Add Health was developed in response to a mandate from the U.S. Congress to fund a study of adolescent health, and Waves I and II focus on the forces that may influence adolescents’ health and risk behaviors, including personal traits, families, friendships, romantic relationships, peer groups, schools, neighborhoods, and communities. As participants have aged into adulthood, however, the scientific goals of the study have expanded and evolved. Wave III, conducted when respondents were between 18 and 26** years old, focuses on how adolescent experiences and behaviors are related to decisions, behavior, and health outcomes in the transition to adulthood. At Wave IV, respondents were ages 24-32* and assuming adult roles and responsibilities. Follow up at Wave IV has enabled researchers to study developmental and health trajectories across the life course of adolescence into adulthood using an integrative approach that combines the social, behavioral, and biomedical sciences in its research objectives, design, data collection, and analysis.

* 52 respondents were 33-34 years old at the time of the Wave IV interview.
** 24 respondents were 27-28 years old at the time of the Wave III interview.

Included in this dataset is the in-home interviews.

National Longitudinal Study of Adolescent to Adult Health, Wave II Grand Sample Weights (Uploaded: 1/8/2016)

The National Longitudinal Study of Adolescent to Adult Health (Add Health) is a longitudinal study of a nationally representative sample of adolescents in grades 7-12 in the United States. The Add Health cohort has been followed into young adulthood with four in-home interviews, the most recent in 2008, when the sample was aged 24-32*. Add Health combines longitudinal survey data on respondents’ social, economic, psychological and physical well-being with contextual data on the family, neighborhood, community, school, friendships, peer groups, and romantic relationships, providing unique opportunities to study how social environments and behaviors in adolescence are linked to health and achievement outcomes in young adulthood. The fourth wave of interviews expanded the collection of biological data in Add Health to understand the social, behavioral, and biological linkages in health trajectories as the Add Health cohort ages through adulthood. The fifth wave of data collection is planned to begin in 2016.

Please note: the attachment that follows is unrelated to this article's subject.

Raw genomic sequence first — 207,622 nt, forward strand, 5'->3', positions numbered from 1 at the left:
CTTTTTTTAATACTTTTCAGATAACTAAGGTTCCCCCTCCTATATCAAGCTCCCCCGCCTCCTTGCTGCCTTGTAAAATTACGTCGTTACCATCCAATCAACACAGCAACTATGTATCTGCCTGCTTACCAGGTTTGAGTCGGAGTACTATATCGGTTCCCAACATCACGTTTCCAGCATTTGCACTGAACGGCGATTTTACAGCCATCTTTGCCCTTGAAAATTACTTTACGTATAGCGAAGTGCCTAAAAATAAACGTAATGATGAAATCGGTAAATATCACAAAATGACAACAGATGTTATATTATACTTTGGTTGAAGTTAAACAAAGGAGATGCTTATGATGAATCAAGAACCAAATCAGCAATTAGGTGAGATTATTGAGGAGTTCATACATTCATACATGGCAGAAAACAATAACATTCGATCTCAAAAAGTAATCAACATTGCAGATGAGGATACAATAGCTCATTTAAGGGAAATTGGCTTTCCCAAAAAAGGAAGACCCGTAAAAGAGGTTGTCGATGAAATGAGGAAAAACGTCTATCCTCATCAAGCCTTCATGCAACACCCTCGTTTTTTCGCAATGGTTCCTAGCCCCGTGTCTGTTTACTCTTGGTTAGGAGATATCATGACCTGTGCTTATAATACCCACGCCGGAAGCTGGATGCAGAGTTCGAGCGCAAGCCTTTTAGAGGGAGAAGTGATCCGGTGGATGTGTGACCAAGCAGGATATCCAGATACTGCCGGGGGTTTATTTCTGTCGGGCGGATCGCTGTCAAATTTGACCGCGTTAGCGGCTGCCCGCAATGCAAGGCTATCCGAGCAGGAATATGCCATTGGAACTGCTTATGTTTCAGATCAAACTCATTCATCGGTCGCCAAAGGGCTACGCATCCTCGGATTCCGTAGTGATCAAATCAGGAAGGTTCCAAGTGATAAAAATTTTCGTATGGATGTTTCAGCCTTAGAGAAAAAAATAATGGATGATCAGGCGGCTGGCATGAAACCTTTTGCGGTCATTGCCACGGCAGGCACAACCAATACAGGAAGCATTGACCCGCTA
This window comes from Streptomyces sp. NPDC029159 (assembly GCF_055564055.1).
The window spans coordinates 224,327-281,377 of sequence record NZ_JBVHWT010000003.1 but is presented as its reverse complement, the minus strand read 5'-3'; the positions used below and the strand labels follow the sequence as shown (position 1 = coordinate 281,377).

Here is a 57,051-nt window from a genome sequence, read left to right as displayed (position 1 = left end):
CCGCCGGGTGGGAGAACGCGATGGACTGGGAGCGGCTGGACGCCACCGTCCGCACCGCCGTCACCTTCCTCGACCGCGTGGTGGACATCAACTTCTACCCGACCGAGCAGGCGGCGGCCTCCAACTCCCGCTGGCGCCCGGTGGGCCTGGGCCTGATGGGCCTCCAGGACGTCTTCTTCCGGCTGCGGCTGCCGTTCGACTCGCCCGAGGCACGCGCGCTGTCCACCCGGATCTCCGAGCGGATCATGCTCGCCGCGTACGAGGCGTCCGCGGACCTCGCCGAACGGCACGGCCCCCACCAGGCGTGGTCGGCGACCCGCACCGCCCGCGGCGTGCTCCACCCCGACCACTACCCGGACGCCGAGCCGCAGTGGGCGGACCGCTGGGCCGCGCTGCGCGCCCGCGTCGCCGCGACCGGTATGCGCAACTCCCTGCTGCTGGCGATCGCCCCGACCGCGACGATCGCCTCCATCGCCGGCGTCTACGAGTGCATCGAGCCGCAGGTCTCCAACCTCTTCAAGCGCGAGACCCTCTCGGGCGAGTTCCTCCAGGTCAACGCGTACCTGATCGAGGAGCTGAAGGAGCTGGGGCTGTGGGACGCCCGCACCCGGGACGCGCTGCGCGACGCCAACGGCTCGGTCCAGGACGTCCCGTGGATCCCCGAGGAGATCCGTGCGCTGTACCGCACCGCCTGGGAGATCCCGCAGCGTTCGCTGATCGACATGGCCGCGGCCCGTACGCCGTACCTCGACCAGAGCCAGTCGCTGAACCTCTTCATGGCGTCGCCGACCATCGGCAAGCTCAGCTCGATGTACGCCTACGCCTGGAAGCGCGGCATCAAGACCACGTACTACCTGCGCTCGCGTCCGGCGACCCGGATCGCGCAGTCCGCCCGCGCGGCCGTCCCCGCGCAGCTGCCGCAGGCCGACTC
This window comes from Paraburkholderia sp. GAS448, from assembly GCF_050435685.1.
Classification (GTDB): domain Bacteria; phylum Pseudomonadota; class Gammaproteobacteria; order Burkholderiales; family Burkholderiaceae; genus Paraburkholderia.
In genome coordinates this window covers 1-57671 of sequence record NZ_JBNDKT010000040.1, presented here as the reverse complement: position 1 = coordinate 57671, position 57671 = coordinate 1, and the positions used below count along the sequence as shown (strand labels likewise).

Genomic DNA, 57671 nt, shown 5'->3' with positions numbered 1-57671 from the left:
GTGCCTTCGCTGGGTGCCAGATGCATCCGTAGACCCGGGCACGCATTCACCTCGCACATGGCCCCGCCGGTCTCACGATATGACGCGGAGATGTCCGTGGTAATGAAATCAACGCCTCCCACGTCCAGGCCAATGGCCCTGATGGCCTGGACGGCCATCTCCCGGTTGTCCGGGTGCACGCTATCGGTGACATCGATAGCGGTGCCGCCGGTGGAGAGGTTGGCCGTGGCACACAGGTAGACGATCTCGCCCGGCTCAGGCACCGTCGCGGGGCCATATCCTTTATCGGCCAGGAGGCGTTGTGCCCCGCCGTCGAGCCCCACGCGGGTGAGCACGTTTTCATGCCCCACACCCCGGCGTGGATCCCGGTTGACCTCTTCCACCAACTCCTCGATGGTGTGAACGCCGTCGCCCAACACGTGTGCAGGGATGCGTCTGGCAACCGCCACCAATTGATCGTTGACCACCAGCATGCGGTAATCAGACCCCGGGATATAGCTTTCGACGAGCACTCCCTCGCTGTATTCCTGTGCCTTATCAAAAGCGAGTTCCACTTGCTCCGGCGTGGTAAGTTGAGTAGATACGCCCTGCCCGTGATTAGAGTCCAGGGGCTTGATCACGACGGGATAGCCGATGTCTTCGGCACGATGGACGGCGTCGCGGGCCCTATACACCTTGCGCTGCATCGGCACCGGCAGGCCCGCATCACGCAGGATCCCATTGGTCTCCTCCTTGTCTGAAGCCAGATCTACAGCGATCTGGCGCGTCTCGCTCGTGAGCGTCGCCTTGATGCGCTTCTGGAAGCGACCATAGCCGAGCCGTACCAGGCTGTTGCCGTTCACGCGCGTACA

Initiated in 1994 and supported by three program project grants from the Eunice Kennedy Shriver National Institute of Child Health and Human Development (NICHD) with co-funding from 23 other federal agencies and foundations, Add Health is the largest, most comprehensive longitudinal survey of adolescents ever undertaken. Beginning with an in-school questionnaire administered to a nationally representative sample of students in grades 7-12, the study followed up with a series of in-home interviews conducted in 1995, 1996, 2001-02, and 2007-08. Other sources of data include questionnaires for parents, siblings, fellow students, and school administrators and interviews with romantic partners. Preexisting databases provide information about neighborhoods and communities.